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>> when she started here 16 years ago, there were 25 students. all three classrooms were in use. but now they only need one. joaquina's pupils are lucky. they live close to the school. but in this region, it's more the exception. a bus picks up students in remote villages and brings them to school -- 50 kilometers away. driving time is an hour each way. the province of cuenca is one of the least populated areas in europe. in the countryside, there are ten inhabitants per square kilometer. people here used to work in the lumber business and as farmers. but there's no profit in either occupation anymore, so more than half the villagers have left. professor francisco burillo from the university of saragossa
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wants new initiatives to stop more people from leaving the village. >> the international community needs to develop a strategic plan to use the culture and history of the region to the people's advantage. the land can be used for organic farming and eco-tourism. >> but unlike other eu countries, spain has no regional development plans. funds are spent on more immediate needs. >> doctor javier orte works in one of the regional health centers. his family, whom he sees only on weekends, lives in saragossa-- almost 200 kilometers away. he still drives about a thousand kilometers a week to visit villages and see his patients. everyone's getting good medical care, but there's a problem. everyone in this area gets good medical care. but there is a problem. >> older people don't realize when they need medical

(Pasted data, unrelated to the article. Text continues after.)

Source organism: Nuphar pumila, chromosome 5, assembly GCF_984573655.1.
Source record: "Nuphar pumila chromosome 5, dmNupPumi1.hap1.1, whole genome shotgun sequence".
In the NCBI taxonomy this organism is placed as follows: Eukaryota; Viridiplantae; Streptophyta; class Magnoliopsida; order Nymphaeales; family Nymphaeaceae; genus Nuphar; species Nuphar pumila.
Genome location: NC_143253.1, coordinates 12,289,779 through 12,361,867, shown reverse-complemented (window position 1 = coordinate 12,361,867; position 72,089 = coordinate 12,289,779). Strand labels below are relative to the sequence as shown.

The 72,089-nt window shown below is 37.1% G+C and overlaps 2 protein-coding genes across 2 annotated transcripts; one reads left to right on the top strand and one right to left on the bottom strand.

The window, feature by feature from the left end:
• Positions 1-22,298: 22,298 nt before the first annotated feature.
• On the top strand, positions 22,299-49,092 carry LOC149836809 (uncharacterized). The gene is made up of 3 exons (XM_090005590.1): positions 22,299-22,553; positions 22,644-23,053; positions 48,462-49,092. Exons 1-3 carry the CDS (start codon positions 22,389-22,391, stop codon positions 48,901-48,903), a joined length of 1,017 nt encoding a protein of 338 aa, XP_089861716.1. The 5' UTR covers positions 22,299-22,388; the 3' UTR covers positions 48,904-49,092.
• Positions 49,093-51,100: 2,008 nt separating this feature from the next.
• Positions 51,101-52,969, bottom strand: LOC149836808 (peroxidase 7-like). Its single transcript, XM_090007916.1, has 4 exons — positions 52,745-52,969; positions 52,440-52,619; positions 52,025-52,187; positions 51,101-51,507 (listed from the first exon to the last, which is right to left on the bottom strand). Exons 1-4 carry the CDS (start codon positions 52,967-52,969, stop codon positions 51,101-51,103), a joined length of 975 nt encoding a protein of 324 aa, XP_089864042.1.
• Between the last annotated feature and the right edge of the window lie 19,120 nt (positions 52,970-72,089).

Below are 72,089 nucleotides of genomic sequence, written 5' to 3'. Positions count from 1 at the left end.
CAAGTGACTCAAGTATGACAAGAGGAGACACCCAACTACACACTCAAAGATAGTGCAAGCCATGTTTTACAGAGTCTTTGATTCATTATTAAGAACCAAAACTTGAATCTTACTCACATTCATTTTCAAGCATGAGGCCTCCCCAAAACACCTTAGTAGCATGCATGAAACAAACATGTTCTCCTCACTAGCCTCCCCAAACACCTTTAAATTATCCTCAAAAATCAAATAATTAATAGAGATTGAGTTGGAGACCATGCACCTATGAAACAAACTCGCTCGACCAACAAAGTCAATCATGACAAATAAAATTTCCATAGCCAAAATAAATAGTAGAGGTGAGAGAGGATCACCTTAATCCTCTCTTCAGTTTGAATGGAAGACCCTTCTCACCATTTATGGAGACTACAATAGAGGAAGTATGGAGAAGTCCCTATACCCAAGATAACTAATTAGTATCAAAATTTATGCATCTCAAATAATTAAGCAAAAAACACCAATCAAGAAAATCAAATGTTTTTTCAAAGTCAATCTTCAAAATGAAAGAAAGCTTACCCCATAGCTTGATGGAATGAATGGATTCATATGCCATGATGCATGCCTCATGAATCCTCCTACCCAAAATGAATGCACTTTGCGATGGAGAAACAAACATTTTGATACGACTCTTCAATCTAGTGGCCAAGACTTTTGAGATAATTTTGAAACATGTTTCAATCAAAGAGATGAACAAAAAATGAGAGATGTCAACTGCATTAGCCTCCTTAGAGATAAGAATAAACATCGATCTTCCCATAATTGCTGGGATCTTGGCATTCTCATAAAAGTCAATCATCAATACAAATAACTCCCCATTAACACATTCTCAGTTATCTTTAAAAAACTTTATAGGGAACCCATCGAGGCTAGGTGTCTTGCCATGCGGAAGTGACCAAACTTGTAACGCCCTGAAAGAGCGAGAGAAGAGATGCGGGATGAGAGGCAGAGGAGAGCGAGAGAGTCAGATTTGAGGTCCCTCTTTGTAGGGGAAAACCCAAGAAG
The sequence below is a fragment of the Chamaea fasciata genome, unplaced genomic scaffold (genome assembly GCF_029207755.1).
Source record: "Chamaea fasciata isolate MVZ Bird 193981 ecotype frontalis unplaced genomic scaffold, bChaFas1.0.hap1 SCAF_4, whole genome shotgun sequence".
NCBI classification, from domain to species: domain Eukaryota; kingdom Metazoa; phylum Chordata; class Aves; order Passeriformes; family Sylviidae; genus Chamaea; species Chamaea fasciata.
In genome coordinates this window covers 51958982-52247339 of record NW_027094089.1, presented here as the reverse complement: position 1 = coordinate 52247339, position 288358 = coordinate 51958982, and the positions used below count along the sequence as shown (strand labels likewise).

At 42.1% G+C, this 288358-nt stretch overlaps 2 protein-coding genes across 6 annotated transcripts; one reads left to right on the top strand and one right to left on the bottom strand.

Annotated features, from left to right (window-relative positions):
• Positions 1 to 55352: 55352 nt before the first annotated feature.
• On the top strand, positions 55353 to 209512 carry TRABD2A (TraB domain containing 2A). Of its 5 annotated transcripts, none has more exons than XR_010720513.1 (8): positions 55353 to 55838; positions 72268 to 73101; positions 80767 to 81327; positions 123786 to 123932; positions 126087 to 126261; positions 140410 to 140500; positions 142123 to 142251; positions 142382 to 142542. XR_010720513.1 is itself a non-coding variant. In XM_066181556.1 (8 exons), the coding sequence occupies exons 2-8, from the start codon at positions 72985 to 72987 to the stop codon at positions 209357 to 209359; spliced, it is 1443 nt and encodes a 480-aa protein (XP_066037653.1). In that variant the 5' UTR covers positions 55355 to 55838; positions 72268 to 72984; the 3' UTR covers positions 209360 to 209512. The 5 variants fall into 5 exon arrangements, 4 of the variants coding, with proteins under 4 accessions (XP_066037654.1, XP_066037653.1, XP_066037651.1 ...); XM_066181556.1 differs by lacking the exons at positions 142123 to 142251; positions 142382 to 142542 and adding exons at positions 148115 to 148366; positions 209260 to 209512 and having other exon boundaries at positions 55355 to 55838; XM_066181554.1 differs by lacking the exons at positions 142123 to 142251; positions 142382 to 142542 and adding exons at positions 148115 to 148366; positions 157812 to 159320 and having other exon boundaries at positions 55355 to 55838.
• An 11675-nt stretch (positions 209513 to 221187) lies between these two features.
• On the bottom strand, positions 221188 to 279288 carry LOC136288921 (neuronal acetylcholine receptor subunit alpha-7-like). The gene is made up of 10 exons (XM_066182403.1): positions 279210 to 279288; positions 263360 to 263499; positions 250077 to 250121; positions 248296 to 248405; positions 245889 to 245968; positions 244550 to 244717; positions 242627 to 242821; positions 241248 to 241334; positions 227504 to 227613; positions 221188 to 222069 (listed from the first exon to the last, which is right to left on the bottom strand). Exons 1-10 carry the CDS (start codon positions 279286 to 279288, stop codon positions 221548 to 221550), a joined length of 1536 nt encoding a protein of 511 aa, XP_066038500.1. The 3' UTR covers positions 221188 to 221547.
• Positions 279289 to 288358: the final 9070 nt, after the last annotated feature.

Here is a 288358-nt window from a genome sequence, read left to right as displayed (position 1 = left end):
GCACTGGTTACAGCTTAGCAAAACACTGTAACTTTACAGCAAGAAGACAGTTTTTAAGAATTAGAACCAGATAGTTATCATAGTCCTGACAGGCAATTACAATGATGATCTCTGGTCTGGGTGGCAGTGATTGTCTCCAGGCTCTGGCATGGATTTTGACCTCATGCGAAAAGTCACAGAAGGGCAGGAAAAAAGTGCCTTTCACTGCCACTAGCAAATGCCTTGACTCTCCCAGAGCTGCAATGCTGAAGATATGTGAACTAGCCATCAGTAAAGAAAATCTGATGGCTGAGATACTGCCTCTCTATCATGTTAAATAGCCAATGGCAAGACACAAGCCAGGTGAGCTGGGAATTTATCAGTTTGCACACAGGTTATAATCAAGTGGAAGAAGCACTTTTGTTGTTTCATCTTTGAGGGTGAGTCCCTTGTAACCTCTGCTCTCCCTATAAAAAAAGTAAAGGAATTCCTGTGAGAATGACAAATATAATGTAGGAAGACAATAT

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attention. sometimes they call because of a problem that's gone away by the time i get there. and at night, they're afraid to call, because they don't want to disturb me. next nurse juan carlos soriano, who goes on house calls with doctor orte, is usually the first point of contact for the patients. >> i'm the mailman, the nurse, the social worker. i'm a little bit of everything, really. the villagers of montes universales in the cuenca province appreciate the attention. two families live in the village of toril. the nearest village is 15 kilometers away. carlos, the domingo family's 23 year-old son, works on the farm with his parents. he doesn't want to go away. the air is clean, it's quiet, they have everything they need -including medical care.